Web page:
Image: aamaadmiparty.org  via Google, CC 4.0

Most of us get laid back rather than step out of our homes to vote.
This year, social media played a very important role in encouraging the citizens of India to vote. A few months ago, I wrote about how Indian Politicians were using Google+ Hangouts to reach out to Indian youth and a wider audience to connect with them.

The efforts Indian politicians have been making to reach their audience through social media was clearly reflected in this season’s election results. For years, India has seen only two parties realistically compete: the BJP and the Congress Party. This time around, a third party was formed and became a viable competitor: the Aam Aadmi Party (AAP). [Ed: "aam aadmi" translates to "common man."]

While the BJP and Congress have been in the political system for an eternity (at least, it feels like it!), the new party, AAP, and its founder Arvind Kejriwal brought a breath of fresh air to the whole political scene in the country. Not unlike President Obama in the U.S., Kejriwal did what so many politicians dream of doing: he enthused the youth of the country to vote.

I have never before felt so strongly about the elections and my personal ability to effect change in our country.

And while social media has certainly changed the face of political campaigns, it has not replaced other traditional forms of communication. That said, the issue of funding often poses problems for smaller campaigns or new candidates. After all, it takes money – a significant amount – to produce and run expensive television or radio ads, which are still key in reaching audiences.

But that’s when a smart social media campaign comes into play.

AAP did not restrict itself to Facebook and Twitter, but used Google+ and Linkedln in a big way; in fact,  the latter proved to be a major source of donations. Mr. Kejriwal didn’t just use Google+ Hangouts to expound his philosophy; he actually used them to raise funds. Using G+, AAP reached people not only here in India, but the Indian diaspora in the U.S., Canada, and Hong Kong, answering their questions, gaining their support, and raising clean (i.e. not illicit) funds.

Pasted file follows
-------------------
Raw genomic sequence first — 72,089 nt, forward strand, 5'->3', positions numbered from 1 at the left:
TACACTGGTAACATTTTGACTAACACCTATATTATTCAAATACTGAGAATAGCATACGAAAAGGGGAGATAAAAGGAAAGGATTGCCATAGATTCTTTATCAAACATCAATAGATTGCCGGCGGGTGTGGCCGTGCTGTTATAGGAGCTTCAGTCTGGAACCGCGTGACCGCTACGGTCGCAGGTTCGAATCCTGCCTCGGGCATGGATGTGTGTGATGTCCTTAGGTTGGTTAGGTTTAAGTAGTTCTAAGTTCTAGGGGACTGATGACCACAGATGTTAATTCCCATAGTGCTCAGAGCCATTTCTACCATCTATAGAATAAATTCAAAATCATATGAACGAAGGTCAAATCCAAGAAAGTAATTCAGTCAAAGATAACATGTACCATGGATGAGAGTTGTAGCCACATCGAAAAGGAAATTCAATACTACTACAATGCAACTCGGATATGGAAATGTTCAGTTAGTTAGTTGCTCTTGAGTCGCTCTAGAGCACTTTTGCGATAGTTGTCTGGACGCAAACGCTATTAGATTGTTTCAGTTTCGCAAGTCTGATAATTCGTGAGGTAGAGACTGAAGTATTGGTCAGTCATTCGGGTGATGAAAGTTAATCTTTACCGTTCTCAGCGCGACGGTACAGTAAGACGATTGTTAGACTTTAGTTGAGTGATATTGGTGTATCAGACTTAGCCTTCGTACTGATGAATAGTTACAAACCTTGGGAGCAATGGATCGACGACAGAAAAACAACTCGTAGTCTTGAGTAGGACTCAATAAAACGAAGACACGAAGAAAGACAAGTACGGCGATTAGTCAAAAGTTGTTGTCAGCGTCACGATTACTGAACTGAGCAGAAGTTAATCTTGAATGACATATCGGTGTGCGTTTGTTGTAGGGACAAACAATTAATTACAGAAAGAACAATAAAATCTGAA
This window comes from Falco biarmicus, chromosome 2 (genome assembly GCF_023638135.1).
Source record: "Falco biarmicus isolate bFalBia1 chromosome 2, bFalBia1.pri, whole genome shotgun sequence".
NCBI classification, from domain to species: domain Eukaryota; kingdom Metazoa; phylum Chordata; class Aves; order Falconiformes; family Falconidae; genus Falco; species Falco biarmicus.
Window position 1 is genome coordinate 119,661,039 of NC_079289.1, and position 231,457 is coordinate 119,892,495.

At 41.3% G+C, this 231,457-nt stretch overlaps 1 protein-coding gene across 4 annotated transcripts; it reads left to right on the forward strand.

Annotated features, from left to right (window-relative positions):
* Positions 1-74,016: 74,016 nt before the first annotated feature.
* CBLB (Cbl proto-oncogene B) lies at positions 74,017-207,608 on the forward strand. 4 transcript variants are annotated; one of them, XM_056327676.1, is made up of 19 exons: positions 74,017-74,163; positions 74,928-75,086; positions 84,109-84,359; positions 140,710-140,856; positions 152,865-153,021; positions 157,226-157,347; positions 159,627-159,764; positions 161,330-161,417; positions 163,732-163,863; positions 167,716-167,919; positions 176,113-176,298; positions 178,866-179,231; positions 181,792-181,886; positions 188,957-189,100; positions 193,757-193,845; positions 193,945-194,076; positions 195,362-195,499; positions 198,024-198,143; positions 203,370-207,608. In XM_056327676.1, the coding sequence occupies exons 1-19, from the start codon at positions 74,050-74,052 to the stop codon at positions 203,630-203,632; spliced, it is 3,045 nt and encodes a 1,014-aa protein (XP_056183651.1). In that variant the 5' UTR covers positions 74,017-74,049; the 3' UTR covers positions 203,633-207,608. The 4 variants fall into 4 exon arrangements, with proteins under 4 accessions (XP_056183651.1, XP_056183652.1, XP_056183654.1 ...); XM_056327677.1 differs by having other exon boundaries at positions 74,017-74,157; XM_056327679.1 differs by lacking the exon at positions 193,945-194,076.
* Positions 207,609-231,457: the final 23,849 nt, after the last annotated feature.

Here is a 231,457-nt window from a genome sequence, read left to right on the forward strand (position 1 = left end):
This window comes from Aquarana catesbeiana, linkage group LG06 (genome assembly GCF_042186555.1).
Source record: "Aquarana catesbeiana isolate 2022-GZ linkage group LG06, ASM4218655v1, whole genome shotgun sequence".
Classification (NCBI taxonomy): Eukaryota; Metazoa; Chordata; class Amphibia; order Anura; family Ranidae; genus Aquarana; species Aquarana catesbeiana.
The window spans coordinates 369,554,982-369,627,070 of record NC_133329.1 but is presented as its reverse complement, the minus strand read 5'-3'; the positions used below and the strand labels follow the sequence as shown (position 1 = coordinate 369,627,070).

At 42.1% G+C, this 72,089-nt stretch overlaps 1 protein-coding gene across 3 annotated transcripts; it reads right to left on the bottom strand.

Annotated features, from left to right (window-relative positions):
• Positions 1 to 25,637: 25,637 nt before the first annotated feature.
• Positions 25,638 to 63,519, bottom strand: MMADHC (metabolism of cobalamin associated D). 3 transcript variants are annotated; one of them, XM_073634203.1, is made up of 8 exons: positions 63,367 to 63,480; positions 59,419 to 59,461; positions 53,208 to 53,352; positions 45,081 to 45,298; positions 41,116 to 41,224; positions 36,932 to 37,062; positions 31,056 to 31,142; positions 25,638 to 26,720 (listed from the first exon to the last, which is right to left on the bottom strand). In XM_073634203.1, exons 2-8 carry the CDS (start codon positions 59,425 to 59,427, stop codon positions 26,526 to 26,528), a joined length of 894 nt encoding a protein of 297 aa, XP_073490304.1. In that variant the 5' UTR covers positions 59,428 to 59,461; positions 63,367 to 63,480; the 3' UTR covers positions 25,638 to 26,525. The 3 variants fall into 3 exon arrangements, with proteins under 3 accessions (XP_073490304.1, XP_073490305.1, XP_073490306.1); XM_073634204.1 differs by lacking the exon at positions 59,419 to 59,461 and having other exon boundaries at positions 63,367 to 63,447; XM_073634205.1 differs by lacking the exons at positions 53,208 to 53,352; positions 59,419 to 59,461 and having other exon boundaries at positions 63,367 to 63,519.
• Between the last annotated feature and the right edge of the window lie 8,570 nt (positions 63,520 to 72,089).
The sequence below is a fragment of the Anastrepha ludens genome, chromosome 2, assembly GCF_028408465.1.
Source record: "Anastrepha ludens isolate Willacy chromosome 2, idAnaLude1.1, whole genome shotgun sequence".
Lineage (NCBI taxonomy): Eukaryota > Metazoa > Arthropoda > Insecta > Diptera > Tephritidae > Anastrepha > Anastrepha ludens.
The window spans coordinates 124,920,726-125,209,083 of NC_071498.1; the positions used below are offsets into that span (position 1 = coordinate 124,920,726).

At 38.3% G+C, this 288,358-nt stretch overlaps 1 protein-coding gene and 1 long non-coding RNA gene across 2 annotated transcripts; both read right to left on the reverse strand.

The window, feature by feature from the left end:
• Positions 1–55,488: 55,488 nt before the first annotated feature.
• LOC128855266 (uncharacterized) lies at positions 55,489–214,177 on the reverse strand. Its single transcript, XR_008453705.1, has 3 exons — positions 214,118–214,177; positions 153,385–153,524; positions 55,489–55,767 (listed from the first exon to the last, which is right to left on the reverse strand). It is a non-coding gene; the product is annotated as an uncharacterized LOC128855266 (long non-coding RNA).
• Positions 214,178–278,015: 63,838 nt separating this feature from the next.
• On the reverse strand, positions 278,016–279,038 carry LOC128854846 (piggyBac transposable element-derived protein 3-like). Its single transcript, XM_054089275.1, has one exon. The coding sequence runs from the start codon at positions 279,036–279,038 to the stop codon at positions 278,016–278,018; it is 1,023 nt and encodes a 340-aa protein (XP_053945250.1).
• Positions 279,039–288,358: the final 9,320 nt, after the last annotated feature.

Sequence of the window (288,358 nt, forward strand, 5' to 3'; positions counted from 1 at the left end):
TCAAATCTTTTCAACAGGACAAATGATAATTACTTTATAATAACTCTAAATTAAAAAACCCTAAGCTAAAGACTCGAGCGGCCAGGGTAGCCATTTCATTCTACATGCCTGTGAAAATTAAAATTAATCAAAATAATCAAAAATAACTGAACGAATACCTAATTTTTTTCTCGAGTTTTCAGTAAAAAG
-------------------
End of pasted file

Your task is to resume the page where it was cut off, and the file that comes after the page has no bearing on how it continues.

AAP’s use of social media was not just integrated, it was fascinating. It urged NRIs (Non-Resident Indians, a critical audience and source of investments in India) to leave video messages of support for the party on YouTubeQuora too had a lot of threads where people spoke about AAP, and the party ensured that these threads were kept updated. The supporters of the party were very active on Twitter, making sure to provide answers if anyone had any questions or needed clarification.

Interestingly, when the party wanted people to stop donating money for the elections, they announced it on Twitter.

According to an article in Business Standard, “… the campaign raised approximately Rs. 20 crore [Ed: ~$4.6M] through marketing, and most of that money was raised through online marketing. Mind you, it wasn’t email marketing in the form of a daily blast to millions of faceless Indians, it was digital marketing, tested and clearly targeted.”
That’s a lot of money!

Engagement and amplification

While politicians believe that in-person support lends credibility to their campaigns, the same holds true for social media campaigns. It’s about more than having a lot of followers. It’s about getting them to amplify the campaign’s message as well.

On Election Day, I saw my Facebook timeline swell with pictures of people in my network with ink on their finger (the sign of participating in the elections). A few of them updated their status to inspire people to go out and vote. This surely showed the sense of pride that each felt after voting. 

The AAP is clearly the first political beneficiary of the social media revolution in India. Today (as of December 10thwe have a hung assembly (in a two-party parliamentary system of government, a hung parliament occurs when neither major political party – or bloc of allied parties – has an absolute majority of seats in the parliament, i.e. legislature).

There is no clear winner, but AAP has managed to emerge as a strong and respected opposition party to the BJP.

Building such credibility among Indians in such a short span of time and beating Congress is praise worthy.

Interestingly, Rahul Gandhi (VP of the Congress party) has zero social media presence. He is neither on Twitter nor Facebook. In this plugged-in era of engaging in social conversations, sharing opinions and stories online, and building connections virtually, a politician’s strong showing in social media does tend to have a positive impact on votes. This is exactly what the election results showed, with the AAP blowing the Congress party out of the political race!